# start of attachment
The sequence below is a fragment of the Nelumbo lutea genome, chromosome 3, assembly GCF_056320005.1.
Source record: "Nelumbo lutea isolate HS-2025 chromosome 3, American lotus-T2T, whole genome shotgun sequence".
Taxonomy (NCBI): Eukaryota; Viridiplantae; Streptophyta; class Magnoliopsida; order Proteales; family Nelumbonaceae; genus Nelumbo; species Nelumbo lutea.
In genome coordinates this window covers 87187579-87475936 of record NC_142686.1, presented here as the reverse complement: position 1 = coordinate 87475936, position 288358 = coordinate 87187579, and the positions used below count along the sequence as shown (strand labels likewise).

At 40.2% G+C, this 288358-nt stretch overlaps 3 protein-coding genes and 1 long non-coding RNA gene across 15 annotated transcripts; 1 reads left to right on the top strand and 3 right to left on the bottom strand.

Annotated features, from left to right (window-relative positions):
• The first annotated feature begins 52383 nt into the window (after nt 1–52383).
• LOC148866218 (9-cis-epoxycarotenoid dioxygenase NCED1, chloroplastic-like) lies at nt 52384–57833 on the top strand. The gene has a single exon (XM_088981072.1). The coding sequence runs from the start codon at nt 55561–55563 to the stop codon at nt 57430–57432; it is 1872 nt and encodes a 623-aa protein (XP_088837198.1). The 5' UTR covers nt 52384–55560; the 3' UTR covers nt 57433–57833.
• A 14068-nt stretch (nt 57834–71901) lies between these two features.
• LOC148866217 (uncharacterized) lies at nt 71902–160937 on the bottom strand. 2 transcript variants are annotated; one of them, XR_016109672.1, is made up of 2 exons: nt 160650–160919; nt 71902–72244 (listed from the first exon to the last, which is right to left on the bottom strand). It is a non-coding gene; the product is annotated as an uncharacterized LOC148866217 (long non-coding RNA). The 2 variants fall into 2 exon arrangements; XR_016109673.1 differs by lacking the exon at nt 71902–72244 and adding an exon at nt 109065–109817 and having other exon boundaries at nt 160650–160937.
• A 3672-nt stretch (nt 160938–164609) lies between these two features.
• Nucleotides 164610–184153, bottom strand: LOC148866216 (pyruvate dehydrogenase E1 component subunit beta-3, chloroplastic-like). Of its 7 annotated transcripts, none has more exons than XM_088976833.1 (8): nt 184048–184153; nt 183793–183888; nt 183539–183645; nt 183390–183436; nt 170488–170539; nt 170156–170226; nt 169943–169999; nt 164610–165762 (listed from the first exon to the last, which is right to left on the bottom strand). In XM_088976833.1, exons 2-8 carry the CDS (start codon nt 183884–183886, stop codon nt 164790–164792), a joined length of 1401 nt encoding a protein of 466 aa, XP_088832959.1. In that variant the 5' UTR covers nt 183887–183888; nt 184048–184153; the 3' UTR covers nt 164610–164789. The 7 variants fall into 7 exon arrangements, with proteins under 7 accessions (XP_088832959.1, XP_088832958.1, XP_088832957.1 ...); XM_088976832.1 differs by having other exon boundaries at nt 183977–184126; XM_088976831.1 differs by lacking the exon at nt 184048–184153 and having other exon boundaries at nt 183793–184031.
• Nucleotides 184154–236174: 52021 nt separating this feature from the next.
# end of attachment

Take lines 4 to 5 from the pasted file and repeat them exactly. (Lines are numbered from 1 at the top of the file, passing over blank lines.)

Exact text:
In genome coordinates this window covers 87187579-87475936 of record NC_142686.1, presented here as the reverse complement: position 1 = coordinate 87475936, position 288358 = coordinate 87187579, and the positions used below count along the sequence as shown (strand labels likewise).

At 40.2% G+C, this 288358-nt stretch overlaps 3 protein-coding genes and 1 long non-coding RNA gene across 15 annotated transcripts; 1 reads left to right on the top strand and 3 right to left on the bottom strand.